Hot Off the Press
First Quarter Organic Fresh Produce Sales Start Strong in 2018
Organic fresh produce sales started the year strong with eight percent dollar and volume growth compared to the first quarter of 2017, according to the Organic Produce Network (OPN). Organic packaged salads remain the category driver, responsible for 19 percent of all organic fresh produce sales. Behind packaged salad sales were organic berries and apples, with the three categories making up 40 percent of all organic fresh produce sales for the quarter.
Teaming with marketing research firm Nielsen, the Organic Produce Network analysis of organic fresh produce sales at retail stores across the country for the first quarter of 2018 showed organic fresh vegetables accounted for a larger portion of organic dollars than fruits ($632 million vs $400 million). Other organic items sold in the produce department including herbs, spices, beverages and dressings totaled $205 million, according to Nielsen, for a total of over $1.2 billion in organic produce sales for the quarter.
Organic berries (strawberries, blueberries, raspberries) continue to see explosive growth, making up 13.5 percent ($166 million) of all organic fresh produce sales and over 40 percent of all organic fruit sales. More importantly, the organic berry category realized a 21 percent increase in dollars vs last Q1 of 2017 and a 26 percent growth in volume compared to a year ago.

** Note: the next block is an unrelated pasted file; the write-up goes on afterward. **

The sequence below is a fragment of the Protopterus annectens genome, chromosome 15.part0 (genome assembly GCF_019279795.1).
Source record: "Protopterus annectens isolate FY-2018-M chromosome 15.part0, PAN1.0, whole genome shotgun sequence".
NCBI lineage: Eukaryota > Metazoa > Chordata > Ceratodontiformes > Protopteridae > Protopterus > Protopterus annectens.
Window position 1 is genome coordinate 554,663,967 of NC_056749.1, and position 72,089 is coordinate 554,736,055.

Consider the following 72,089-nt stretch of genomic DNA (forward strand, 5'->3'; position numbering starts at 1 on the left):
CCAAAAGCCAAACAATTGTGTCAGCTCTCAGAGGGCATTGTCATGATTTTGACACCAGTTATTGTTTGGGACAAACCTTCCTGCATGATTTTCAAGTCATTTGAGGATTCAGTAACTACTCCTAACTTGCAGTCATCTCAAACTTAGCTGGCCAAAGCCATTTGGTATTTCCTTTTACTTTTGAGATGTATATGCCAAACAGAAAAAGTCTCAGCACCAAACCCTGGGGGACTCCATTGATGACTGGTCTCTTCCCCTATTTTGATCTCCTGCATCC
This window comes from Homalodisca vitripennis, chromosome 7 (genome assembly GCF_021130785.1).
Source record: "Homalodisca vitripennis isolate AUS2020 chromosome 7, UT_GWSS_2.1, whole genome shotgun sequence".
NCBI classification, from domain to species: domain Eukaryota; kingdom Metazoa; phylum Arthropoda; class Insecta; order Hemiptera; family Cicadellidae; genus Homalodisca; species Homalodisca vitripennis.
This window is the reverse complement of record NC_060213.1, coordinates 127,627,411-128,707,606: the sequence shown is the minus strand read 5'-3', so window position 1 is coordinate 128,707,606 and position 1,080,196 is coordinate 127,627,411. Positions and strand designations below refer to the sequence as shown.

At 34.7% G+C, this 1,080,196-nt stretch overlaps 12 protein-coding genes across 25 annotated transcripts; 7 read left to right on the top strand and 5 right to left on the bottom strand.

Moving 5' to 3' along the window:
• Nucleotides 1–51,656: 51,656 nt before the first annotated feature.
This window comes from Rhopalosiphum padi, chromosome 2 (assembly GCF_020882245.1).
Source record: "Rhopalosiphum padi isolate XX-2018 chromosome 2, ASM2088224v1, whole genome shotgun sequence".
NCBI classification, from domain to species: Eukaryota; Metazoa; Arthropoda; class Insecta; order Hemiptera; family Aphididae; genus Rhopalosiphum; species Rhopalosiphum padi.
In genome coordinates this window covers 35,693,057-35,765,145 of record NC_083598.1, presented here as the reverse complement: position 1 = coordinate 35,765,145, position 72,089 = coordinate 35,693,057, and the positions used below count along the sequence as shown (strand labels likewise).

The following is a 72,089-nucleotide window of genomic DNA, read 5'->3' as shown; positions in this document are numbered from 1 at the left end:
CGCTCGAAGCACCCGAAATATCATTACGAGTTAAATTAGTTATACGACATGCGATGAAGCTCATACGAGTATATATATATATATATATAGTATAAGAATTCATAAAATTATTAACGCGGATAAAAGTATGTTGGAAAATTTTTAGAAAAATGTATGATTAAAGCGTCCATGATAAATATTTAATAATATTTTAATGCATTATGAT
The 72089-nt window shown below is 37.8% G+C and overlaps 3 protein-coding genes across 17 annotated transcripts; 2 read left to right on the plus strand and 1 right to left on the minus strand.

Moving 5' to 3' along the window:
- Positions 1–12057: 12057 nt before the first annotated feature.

“Organic fresh produce continues to be a major revenue generator at retail. In addition to berries, organic potatoes, mushrooms, herbs/spices, beverages and avocadoes all increased by double digits in both dollar and sales volume compared to the first quarter of last year,” said Matt Seeley, CEO of OPN. “At the same time, per Nielsen data, conventionally grown berries, beverages mushrooms, potatoes and herbs/spices were all flat or declined in volume sales.”
Organic packaged salads continue to dominate organic fresh vegetables sales, topping a quarter billion dollars in the first quarter of 2018. According to Nielsen data, more than 80 percent of organic produce dollars come from UPC items (like packaged salads and berries), compared to only 57 percent for conventionally grown produce items.
According to Matt Lally, client manager for Nielsen, the first quarter numbers reflect continued growth for all organic fresh produce. “Parents and millennials have led the surge in sales which could prove quite the combination in the coming years as more millennials become parents,” he said. “Today’s consumer is interested in eating simpler, cleaner products and this is seen in the continued growth of organic fresh produce.”